The climate control switchgear is separated from the infotainment display, meaning physical buttons rather than swiping through menus to adjust the temperature.

The heating function is satisfyingly quick to reach operating temperature on a cold start, something most drivers will appreciate at this time of the year.

The rear cargo area will hold 492 litres, expanding to 1430 litres with the rear seats down (and they drop flat).

The Subaru WRX Sportswagon will also accommodate tall occupants in the rear seats, making it a smart choice for families who live life in the fast lane.

What’s under the Subaru WRX tS Sportswagon’s bonnet?

This iteration of the WRX sees capacity of the flat-four engine expand to 2.4 litres, with a turbocharger boosting outputs to 202kW at 5,600rpm and 350Nm from 2,000-5,200rpm.

That just a 5kW lift over the previous 2.0-litre turbo engine and highlights how much more potential performance there is to be had, should buyers boost the turbo pressure (not that we recommend it beyond track vehicles, given it will void the warranty).

Sedans can be had with a manual or CVT, but the wagons are a CVT-only proposition.

There’s a reason why CVTs aren’t typically used in performance vehicles but Subaru’s persistence with this transmission has resulted in a version that is acceptably responsive, if lacking the accelerator-actuated reactivity of a dual-clutch auto.

Power is sent to all four wheels using Subaru’s signature all-wheel-drive approach and it defaults to a 45:55 front -to-rear split.

Is the Subaru WRX tS Sportswagon efficient?

Belying its performance credentials, the WRX is frugal on fuel if you don’t hammer the right pedal, though you are recommended to feed it the more expensive 95 RON fuel.

The claimed combined fuel use of 8.5 litres over 100km is achievable, as is the urban rating of 11.2 litres/100km.


The Subaru WRX tS Sportswagon is 85mm longer than its sedan counterpart.
Only tS versions of the Subaru WRX Sportswagon adopt adaptive dampers.

How does the Subaru WRX tS Sportswagon drive?

You will need to be committed or careless to breach the Sportswagon’s grip levels. With the AWD system shuffling torque to the tyres that need it most and a flat, flex-free chassis, there’s a huge amount of entertainment to be enjoyed without compromising the car or occupant safety.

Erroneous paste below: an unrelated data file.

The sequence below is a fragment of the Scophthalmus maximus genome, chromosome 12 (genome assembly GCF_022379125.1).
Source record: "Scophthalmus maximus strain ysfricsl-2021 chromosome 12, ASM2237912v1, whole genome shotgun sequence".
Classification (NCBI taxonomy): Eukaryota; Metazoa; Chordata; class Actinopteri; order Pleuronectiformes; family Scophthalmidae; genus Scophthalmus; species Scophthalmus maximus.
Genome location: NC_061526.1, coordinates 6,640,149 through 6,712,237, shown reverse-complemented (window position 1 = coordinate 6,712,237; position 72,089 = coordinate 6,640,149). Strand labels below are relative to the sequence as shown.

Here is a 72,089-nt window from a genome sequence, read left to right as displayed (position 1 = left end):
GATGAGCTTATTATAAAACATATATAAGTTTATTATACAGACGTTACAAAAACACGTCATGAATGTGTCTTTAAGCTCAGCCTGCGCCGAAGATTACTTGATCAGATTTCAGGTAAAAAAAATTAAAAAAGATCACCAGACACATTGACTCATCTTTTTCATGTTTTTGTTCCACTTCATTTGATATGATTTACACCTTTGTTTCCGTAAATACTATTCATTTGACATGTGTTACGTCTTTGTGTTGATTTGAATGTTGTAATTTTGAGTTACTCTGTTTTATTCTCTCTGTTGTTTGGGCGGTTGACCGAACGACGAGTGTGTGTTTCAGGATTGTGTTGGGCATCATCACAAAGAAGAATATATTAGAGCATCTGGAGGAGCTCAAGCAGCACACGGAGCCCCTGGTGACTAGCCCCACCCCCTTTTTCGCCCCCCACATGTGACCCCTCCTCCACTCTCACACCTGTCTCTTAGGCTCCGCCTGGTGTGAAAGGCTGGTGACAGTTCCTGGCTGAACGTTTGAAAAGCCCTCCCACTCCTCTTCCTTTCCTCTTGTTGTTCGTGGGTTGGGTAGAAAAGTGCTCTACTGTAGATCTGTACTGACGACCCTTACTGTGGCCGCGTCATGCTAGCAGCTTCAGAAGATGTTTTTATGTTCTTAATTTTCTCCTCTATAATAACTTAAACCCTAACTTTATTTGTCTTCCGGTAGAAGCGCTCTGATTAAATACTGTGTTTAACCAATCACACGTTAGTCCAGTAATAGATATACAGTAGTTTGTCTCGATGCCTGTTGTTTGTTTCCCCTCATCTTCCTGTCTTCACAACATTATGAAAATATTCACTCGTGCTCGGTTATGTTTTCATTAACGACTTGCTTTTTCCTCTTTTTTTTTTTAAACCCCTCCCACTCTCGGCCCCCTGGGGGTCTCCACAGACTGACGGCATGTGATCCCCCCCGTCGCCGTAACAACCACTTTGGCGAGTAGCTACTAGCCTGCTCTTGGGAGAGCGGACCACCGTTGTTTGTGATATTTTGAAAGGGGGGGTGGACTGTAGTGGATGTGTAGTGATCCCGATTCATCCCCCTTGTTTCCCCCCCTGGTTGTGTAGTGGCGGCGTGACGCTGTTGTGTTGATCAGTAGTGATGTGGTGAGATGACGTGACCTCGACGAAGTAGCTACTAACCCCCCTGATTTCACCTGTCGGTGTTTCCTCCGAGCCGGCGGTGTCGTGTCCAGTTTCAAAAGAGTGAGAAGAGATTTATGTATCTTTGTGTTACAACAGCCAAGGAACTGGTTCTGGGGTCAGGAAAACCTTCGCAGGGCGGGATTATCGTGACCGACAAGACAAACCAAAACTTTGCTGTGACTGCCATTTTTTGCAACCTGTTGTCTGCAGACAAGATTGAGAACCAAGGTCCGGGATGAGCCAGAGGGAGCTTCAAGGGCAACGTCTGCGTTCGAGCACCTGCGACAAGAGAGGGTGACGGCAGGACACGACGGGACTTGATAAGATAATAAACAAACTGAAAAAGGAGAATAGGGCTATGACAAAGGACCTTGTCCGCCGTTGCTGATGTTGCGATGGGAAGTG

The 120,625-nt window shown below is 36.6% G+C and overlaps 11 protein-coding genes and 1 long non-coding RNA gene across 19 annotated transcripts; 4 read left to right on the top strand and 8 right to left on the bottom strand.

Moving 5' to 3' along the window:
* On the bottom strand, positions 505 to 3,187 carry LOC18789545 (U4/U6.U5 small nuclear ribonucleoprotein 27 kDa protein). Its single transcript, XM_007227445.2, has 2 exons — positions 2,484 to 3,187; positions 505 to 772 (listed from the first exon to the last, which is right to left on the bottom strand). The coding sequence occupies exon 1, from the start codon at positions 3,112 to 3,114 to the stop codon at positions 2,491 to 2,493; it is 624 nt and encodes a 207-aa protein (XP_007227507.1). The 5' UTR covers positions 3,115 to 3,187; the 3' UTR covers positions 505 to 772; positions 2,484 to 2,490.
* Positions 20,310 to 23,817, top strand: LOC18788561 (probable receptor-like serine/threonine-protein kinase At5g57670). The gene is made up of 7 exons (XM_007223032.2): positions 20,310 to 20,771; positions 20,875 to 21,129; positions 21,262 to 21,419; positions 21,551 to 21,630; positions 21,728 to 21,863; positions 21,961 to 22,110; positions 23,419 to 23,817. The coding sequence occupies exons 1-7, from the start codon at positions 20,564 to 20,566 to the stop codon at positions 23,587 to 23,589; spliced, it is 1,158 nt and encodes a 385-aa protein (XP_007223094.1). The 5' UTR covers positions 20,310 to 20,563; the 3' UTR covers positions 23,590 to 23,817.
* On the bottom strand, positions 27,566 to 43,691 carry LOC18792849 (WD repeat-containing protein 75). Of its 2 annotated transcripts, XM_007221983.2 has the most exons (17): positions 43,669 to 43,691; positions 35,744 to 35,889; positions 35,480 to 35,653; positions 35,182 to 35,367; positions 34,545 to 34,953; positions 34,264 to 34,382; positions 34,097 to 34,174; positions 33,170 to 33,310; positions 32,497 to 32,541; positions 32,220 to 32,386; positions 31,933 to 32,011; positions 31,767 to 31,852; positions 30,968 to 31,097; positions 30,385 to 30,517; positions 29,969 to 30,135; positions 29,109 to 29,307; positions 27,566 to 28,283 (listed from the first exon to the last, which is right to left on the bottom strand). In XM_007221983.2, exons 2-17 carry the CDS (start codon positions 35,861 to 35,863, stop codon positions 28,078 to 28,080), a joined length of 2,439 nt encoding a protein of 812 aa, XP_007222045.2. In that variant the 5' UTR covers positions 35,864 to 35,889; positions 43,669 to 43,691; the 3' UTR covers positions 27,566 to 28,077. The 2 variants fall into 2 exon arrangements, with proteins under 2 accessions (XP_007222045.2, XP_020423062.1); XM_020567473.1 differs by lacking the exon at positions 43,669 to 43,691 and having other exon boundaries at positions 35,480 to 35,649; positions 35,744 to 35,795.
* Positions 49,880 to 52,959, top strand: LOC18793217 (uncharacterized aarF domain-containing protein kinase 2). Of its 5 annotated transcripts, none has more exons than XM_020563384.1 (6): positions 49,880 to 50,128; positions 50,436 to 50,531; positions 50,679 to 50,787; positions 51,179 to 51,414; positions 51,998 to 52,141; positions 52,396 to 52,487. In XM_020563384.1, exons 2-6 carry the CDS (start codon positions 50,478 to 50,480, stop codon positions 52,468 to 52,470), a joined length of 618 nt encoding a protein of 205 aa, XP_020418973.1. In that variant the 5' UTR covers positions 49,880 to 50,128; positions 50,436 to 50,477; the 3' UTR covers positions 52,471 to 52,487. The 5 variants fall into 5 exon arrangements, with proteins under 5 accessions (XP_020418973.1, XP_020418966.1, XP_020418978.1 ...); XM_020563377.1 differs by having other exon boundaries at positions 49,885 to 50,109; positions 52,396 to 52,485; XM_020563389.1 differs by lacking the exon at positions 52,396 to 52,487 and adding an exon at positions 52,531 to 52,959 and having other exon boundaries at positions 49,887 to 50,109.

That’s especially the case with the adaptive dampers set into Sports mode, when they respond with a rapid progression that embarrasses the conventionally damped cars in the range.

The Sportswagon rolls on skinnier, less sticky Yokohama tyres than the Dunlop-shod sedan, so serious owners can make instant improvements to on-the-limit adhesion by upgrading the rubber.

Subaru has deployed a new dual-pinion electronic steering system that “reduces steering resistance, for a smooth and linear steering response”. It has certainly reduced resistance, but at the expense of feedback.

That’s not an issue 95 per cent of the time, but when you’re carving up corners it does detract from the performance ethos that underpins the WRX badge.

It’s a bit like having dental work: you’ve got a fair idea of what’s going on, but the sensation is a bit vague.

Should I buy one?

It is hard to argue against the Subaru WRX Sportswagon in tS guise.

While the sedan faces plenty of opposition from the hot hatch and sedan set; there’s nothing in the Sportswagon’s price bracket that will provide this level of performance and versatility.

It is no longer a boy racer's toy, but is now a potent tool for motoring enthusiasts on a budget.


The information provided is general advice only. Before making any decisions please consider your own circumstances and the Product Disclosure Statement and Target Market Determinations. For copies, visit As distributor, RACV Insurance Services Pty Ltd AFS Licence No. 230039 receives commission for each policy sold or renewed. Product(s) issued by Insurance Manufacturers of Australia ABN 93 004 208 084 AFS Licence No. 227678.